Taking a breath for breast cancer patients could decrease risk for heart attack


FARMINGTON, Conn. (WTNH) — When Andree Gervais was diagnosed with breast cancer, she says it was “just a little spot about 4 mm wide.”

Still her treatment included a lumpectomy, chemo and radiation, but getting that dose of radiation required an added step – albeit a simple one.

“Two or three breaths and your done.”

She’s talking about deep breath inspiration.

“The idea of the deep breath inspiration is to change the shape and size of the chest wall so that the breast is separated from the heart to a greater distance than it would be if you were breathing normally,” explains Dr. Robert Dowsett.

The radiation oncologist at UConn Health says the novel technology aims at reducing the long term effect of radiation exposure on a breast cancer patient’s heart.

He says, “There’s evidence that even low dose radiation to the heart, years down the road, maybe a decade later can lead to a higher risk of heart attacks.”

As Andree demonstrated, it begins with putting on special goggles to help guide her to inhale correctly.

She says, “You would inhale, you would watch the bar rise. You had to get the bar inside the box so when you would exhale the bar would drop. Whe you would inhale, the bar would rise and you would hold your breath. You would try to keep the bar inside this box.”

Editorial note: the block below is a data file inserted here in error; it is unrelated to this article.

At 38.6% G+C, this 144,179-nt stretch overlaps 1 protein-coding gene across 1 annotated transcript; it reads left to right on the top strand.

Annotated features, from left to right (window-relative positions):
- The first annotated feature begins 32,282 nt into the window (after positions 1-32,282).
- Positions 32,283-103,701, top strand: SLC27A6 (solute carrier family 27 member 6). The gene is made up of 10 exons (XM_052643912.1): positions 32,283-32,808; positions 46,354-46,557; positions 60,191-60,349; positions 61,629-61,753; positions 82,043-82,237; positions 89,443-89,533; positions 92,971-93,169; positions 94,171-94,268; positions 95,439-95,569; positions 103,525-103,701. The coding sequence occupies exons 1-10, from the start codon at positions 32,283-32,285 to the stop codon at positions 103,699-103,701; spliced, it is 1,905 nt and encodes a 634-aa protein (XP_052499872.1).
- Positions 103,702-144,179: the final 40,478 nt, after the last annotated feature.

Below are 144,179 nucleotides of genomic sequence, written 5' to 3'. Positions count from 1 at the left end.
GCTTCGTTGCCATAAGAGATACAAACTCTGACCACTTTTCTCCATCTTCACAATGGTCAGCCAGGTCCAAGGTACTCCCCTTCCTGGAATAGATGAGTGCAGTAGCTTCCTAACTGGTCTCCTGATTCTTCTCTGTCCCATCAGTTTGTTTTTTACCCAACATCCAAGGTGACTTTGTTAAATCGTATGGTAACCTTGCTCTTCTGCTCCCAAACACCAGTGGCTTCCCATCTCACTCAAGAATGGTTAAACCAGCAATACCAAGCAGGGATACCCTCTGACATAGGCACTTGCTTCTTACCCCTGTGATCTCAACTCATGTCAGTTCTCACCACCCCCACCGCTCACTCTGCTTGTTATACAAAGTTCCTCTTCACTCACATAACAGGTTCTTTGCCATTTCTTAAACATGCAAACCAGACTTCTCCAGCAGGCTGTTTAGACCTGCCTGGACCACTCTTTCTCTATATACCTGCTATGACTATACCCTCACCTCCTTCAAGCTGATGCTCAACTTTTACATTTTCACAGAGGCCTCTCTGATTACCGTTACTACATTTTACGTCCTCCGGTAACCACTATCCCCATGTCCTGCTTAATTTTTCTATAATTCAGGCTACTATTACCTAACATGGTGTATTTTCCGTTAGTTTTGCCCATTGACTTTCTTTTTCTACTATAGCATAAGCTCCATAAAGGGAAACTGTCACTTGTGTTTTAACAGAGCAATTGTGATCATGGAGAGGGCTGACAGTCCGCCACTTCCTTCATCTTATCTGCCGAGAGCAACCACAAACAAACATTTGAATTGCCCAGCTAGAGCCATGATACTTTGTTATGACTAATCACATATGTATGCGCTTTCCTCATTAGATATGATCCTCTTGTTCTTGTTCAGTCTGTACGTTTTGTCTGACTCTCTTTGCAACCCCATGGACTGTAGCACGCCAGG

So when the radiation is delivered, there’s more space between the edge of the heart and breast wall. A scan of Andree breathing in and out normally has less space — compared to the one taken during deep breath inspiration.

“That small half inch to a three quarter of an inch distance that we can create between the chest wall and the heart gives us a lot of room to get the radiation beam in,” says Dr. Dowsett.

That small distance says Dr. Dowsett, can make a big difference.

He points out, “If you’re heart attack risk was 5 percent in your lifetime but we doubled it at 10%, you still have a 90 percent of doing but there are five people out of 100 that will have heart attacks that didn’t have to have them.”

Patients with lung and abdominal cancers are now also benefitting.

Dr. Dowsett admits, “It’s not going to make a difference tomorrow or even two years from now but we’re thinking long-term for all of the patients.”

“It keeps my heart muscle safe,” says Andree.

Dr. Dowsett says, “It might be a decade down the road but it’s worth it.”

And if for some reason the patient is not able to hold that breath and lets go, the system does shut down immediately.

For more information, click here.

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